It is New Year’s Day, and my wish for you is to have a powerful 2017.
If you are committed to social change, the most important thing you can do right now is to remember that you are not powerless. The notion that you cannot do anything about the issues that bother you the most, is false. Here are three ideas to help you get rid of a feeling of powerlessness:
Stop relinquishing your power. Don’t give away the fundamental strengths that you possess. You may not have authority, but you always have power — and you don’t need anyone’s permission to use it (Read more about this idea here).
You are not alone. Find even one or two like-minded people. Organize. Your common self-interests will reveal even more power. Map your collective assets, and connect those assets to define actions (more here). Which brings us to one final recommendation . . .
Less talk, more action. Do something today. Once you’ve organized you group of allies, don’t be seduced into thinking that whining and complaining to each other is going to solve anything. Act. Accomplish small things. Those successes will attract more partners, who will bring even more assets to the table. In the words of the 14th Dalai Lama, “It is not enough to be compassionate – you must act.”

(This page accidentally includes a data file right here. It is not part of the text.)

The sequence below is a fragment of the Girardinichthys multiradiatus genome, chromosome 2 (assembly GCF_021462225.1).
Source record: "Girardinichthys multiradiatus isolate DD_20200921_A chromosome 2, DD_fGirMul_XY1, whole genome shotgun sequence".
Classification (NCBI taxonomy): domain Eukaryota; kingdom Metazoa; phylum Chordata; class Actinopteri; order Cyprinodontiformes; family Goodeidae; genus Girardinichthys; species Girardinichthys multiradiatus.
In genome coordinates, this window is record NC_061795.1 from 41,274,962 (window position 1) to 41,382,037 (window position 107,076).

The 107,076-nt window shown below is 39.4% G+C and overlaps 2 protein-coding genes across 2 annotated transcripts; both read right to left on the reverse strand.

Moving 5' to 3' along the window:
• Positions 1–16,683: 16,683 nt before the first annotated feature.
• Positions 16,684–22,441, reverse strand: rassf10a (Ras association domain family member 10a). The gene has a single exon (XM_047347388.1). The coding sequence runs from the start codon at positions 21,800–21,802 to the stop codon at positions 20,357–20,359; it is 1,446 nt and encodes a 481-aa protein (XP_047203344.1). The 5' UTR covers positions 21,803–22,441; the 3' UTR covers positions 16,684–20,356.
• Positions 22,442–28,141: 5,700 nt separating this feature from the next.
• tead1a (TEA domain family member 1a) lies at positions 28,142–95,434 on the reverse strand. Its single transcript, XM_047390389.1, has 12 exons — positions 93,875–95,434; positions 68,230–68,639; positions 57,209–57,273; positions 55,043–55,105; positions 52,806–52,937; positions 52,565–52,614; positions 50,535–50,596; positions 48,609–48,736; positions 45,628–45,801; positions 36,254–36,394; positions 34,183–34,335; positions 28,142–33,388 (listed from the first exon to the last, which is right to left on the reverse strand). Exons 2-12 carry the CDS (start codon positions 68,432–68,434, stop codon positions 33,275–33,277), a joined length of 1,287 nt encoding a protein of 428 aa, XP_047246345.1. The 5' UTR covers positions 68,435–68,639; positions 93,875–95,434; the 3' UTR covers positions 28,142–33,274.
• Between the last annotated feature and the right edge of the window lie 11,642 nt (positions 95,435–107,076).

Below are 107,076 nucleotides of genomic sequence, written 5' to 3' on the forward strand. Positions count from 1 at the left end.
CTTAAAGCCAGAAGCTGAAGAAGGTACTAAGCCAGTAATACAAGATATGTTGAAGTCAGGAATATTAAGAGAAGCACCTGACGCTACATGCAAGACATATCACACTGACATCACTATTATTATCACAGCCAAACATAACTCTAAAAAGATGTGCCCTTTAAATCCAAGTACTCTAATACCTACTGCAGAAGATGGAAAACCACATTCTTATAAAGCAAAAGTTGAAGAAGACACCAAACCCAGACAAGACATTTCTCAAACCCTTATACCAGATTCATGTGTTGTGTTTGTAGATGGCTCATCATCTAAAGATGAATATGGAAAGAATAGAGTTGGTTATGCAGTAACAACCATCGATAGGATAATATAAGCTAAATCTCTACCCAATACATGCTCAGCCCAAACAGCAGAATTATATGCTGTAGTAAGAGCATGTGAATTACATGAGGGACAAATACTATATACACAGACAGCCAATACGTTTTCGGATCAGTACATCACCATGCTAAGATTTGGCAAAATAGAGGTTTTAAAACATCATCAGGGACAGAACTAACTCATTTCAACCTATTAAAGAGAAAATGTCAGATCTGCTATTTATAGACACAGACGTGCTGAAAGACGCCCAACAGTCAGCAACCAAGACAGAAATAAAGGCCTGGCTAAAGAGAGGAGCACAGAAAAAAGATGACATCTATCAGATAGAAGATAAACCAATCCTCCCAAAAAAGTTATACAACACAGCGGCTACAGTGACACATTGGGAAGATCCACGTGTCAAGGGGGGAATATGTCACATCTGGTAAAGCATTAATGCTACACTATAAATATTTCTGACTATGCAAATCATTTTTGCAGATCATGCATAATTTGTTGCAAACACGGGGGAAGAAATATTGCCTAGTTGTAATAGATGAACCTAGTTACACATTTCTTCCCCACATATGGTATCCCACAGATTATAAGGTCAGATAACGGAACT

You are not powerless. Happy New Year.
I wrote a previous post, “When You’re Ready to Move from Talk to Action.” It focused on troubleshooting the implementation of strategies, campaigns, or projects. There is, of course, a point in time prior to the carrying out of plans, when a conscious decision is made to move from theory to the actual work of creating change.
My primary interest is how to better understand leadership around social change. I do recognize, however, that a considerable amount of the writing on topics in both leadership, and change comes out of the worlds of organizational development and organizational leadership. Some of it is universally useful.
I recently came across an image (below) in a blog post by Simon Terry, a consultant in the field of organizational development and leadership, which reminded me that regardless of the scale of change, organizational, or societal, some underlying questions remain the same. Regardless of the change you seek, the question that is going to get things done is: “why don’t we?”
Image: Simon Terry
The question of how to make that transformation straddles the planning, and the implementation stages. How implies a plan exists. “Why don’t we . . .” implies that there is action
People who want to maintain the status quo:
- Why don’t we . . . study this a little further?
- Why don’t we . . . cover up the fact that this problem exists?
- Why don’t we . . . just have a cooling off period of an indeterminate time to let complaints and questions blow over?
People who want to create change:
- Why don’t we start working today to implement our plan for more effective, fair, and sustainable solutions?
Don’t wait for some mythical time when all risk will be mitigated. When you have a plan, work to make it happen.